Educators and learners at seven schools in KwaZulu-Natal and the Eastern Cape now have access to improved ablution facilities, thanks to the efforts of Toyota Material Handling, a division of CFAO Equipment South Africa, in collaboration with the Department of Education and EnviroSan Sanitation Solutions.
This after research by the Department of Education suggests that as many as 3,898 schools in South Africa, mainly in rural areas, still use pit latrines, which can place users at risk of, amongst others, contracting life-threatening infections and viruses.
Arveen Ramdhani, Head of Human Capital at CFAO Equipment South Africa, says replacing pit latrines with proper toilet facilities at the schools the company supports provides a safer and more hygienic environment for educators and children alike.
“The initiative promotes greater human dignity and is aligned with the Sustainable Development Goal 6, which calls for access to water and sanitation for all.”
Toyota Material Handling believes that learners require access to clean and safe water, as well as proper functioning ablution facilities, to reach their full potential. “With the assistance of local casual labourers, each school was fitted with new toilets, including the addition of Jojo tanks,” adds Ramdhani.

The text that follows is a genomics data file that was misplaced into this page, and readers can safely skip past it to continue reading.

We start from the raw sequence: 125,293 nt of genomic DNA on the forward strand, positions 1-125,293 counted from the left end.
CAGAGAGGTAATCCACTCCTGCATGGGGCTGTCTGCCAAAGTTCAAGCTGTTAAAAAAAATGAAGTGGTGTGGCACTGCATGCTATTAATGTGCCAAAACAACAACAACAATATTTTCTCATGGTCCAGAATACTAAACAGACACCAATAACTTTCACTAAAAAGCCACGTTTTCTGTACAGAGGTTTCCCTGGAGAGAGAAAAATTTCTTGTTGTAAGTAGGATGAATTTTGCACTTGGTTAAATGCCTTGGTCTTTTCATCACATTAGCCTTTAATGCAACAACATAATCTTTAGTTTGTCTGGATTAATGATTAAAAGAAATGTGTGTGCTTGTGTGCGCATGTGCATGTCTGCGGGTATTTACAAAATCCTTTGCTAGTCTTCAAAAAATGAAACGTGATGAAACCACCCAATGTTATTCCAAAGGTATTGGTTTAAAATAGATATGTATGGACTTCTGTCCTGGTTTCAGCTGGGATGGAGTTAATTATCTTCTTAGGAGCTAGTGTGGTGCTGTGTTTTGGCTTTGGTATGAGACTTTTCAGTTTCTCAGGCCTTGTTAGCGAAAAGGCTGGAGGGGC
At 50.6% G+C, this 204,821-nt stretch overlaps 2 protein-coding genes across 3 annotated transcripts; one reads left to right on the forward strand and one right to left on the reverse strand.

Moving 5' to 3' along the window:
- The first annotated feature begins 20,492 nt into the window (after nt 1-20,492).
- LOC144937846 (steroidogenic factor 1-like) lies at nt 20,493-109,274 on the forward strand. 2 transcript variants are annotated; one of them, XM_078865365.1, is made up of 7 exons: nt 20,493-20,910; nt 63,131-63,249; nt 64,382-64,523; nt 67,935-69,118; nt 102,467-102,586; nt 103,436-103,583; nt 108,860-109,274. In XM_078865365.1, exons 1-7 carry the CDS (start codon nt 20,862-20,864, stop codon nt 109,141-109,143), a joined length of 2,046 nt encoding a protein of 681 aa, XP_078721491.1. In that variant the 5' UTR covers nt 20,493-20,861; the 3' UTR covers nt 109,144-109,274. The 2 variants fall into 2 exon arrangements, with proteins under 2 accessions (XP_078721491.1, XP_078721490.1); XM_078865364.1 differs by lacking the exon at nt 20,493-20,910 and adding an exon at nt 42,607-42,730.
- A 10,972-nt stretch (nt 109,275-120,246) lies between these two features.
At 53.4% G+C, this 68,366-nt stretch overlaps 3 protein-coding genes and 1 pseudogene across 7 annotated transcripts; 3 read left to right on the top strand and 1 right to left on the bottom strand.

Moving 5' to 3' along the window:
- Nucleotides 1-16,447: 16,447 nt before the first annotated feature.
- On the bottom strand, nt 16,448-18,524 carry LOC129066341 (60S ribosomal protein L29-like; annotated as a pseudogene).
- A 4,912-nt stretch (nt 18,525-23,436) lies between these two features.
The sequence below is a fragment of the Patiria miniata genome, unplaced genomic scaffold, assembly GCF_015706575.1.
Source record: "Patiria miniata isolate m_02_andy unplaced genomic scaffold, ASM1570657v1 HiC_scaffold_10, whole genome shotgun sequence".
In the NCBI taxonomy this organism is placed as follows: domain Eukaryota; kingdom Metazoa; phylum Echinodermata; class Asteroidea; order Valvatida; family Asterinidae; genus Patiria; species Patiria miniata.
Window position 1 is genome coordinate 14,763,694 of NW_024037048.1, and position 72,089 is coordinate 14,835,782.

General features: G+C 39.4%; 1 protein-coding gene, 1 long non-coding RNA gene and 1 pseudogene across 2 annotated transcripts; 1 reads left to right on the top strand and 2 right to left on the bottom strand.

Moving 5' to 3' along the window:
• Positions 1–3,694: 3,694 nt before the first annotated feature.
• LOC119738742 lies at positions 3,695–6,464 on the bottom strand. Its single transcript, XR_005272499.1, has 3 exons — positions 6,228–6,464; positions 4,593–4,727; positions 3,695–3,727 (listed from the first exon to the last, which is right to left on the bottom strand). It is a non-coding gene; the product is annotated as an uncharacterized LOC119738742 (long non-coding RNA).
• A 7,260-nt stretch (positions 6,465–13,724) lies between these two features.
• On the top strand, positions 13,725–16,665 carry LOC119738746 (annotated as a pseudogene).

Each tank can facilitate 25,000 hand washes before requiring a water top-up. The tanks were installed as a back-up for the schools to address possible water shortages.
Furthermore, Toyota Material Handling has ensured that each facility is well maintained by signing a service agreement with the Department of Education, whereby a dedicated caretaker has been appointed to oversee all maintenance activities.
“We take pleasure in putting others first to allow them to perform to the best of their abilities. As a business, our diversity and agility allow us to tackle any challenges that arise, including implementing solutions that will better the lives of learners who could potentially be our leaders of tomorrow.
“Since 2018, we have provided six schools – four in the Eastern Cape and two in KwaZulu-Natal – with proper sanitation infrastructure, and are in the process of duplicating these endeavours at another school in KZN in the coming year. Collectively, more than 1,500 students and teachers have been positively impacted by these projects.
“Our sponsorship of sanitation facilities to schools in need is not a once-off activity, but part of our mandate to give back to the communities we operate in, creating entrepreneurial opportunities in the construction of the facilities, and ensuring that the activities we initiate are meaningful and sustainable,” concludes Ramdhani.